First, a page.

In Thiaroye, Senegal—less than 10 miles from the country’s bustling, metropolitan capital of Dakar—a rusty metal gate separates bumper-to-bumper traffic and densely-packed produce markets from a painful but forgotten piece of Senegalese history.
Inside the gate, the noise of the city disappears. Tall palms offer some shade, but the sun bears down on unmarked stone graves. Flowers poke out of the sand between bleached-white seashells.
In 1944, at a military camp a few minutes from this memorial, hundreds of West African soldiers who had served the French in World War II demanded payment for their service—and in return were murdered by French soldiers.
And it’s from here, in 2022, that 25-year-old pro-democracy activist Mouhamed Goloko is educating young people about their rights, inspiring them to build a stronger Senegal.
“I’m going to put this place where it belongs, anchored to the story of my country,” says Mouhamed, scanning the gravestones. He speaks with the patience and gravity of a man twice his age. “They were killed for standing up for their rights. To me, this place symbolizes independence and freedom.”
‘Setting the public free’ through independent media
To bring Thiaroye’s history to life for his community, Mouhamed became a filmmaker—with the help of some of Senegal’s most influential activists: the Y’en a Marre collective. Y’en a Marre is a social movement founded in 2011 by Senegalese journalists, artists and rappers to mobilize young people to vote. Over a decade later, and with support from AJWS, they’ve vastly expanded, engaging young people across Senegal. The problems they fought against a decade ago—widespread corruption, political misinformation, their country’s very democracy under threat—have evolved, and Y’en a Marre has built new, innovative ways to face them.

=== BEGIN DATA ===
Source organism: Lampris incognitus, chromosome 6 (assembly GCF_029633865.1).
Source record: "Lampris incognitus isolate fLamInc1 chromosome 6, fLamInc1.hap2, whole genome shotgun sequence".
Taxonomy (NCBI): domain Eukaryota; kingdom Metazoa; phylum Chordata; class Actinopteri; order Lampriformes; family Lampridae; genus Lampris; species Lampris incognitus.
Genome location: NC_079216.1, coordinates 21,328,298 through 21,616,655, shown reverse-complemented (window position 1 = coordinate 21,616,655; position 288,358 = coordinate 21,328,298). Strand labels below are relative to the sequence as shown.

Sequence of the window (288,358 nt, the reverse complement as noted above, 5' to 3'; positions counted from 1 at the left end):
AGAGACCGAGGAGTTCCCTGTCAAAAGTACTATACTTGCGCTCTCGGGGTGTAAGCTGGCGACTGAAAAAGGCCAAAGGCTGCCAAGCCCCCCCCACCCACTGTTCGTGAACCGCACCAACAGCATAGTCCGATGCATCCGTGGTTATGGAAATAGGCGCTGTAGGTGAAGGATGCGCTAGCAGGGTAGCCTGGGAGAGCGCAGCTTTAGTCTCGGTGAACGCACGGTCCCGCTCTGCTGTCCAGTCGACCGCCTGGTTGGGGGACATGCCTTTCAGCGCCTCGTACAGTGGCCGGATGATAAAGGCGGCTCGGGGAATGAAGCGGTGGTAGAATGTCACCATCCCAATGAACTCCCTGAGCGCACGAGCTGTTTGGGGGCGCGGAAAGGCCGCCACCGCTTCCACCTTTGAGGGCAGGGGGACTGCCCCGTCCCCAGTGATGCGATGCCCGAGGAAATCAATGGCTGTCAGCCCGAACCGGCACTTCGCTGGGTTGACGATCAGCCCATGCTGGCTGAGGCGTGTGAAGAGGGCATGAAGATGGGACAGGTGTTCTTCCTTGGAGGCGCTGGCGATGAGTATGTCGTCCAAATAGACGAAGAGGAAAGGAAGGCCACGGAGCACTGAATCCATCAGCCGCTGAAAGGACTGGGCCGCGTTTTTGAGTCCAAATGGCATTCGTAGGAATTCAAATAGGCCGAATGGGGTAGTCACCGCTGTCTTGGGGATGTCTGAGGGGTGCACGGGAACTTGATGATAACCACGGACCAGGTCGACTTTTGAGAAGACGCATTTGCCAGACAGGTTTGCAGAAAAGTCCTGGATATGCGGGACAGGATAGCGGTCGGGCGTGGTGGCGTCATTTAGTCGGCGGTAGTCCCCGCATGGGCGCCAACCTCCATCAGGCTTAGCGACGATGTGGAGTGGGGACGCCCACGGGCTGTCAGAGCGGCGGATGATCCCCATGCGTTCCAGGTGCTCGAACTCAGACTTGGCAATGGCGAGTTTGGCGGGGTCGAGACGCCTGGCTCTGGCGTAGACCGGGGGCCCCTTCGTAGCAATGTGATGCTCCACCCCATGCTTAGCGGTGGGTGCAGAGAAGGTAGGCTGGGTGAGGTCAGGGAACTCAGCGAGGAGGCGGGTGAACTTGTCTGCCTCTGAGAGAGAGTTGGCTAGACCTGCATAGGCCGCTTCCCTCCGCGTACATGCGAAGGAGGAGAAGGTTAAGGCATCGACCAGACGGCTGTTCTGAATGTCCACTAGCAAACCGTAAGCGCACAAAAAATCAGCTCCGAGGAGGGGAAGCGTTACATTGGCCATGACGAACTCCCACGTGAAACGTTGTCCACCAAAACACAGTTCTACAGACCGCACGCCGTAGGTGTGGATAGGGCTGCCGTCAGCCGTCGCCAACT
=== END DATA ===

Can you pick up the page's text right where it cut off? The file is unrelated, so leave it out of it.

Their latest initiative? Training activists like Mouhamed as citizen journalists and filmmakers for La Télé Citoyenne (LTC), an independent, pro-democracy web TV channel. According to Y’en a Marre’s coordinator and co-founder, Aliou Sane, LTC was established to provide an alternative to largely-state controlled Senegalese media, and a platform for young activists to engage their communities. “Television has taken the public hostage in Senegal,” says Aliou. “LTC is here to set them free.”
LTC’s videos—published on Facebook and other social networks—get hundreds of thousands of views, educating Senegalese people about complex political issues, Senegalese history, how to access government services and more. And it’s through LTC that Mouhamed Goloko aims to educate people about their city’s forgotten painful history, and spark his generation to use the lessons of the past to fight for Senegal’s fragile democracy today.
Becoming an ‘Intellectual Activist’
When I meet Mouhamed, his tall, thin frame is folded on a stool as LTC cameramen direct him to scoot an inch forward into focus. Lights, camera, action. He’s filming the final segments of his first video on the Thiaroye massacre of 1944. Another LTC reporter, 22-year-old Nafy Dandio, is filming a piece about eco-feminism—the intersection between women’s rights and environmentalism—and actionable steps people can take to clean up Dakar. Both were among the 16 activists trained at LTC—10 women and 6 men, selected from over 400 applicants—each with a distinct story to tell.
Mouhamed’s explanation of his Thiaroye documentary is, at first, very simple: “I’m an intellectual activist. I want to change minds and educate the masses here in Senegal. Because you need to know your history to master your future,” he says, seemingly as much to himself as to the community he wants to engage.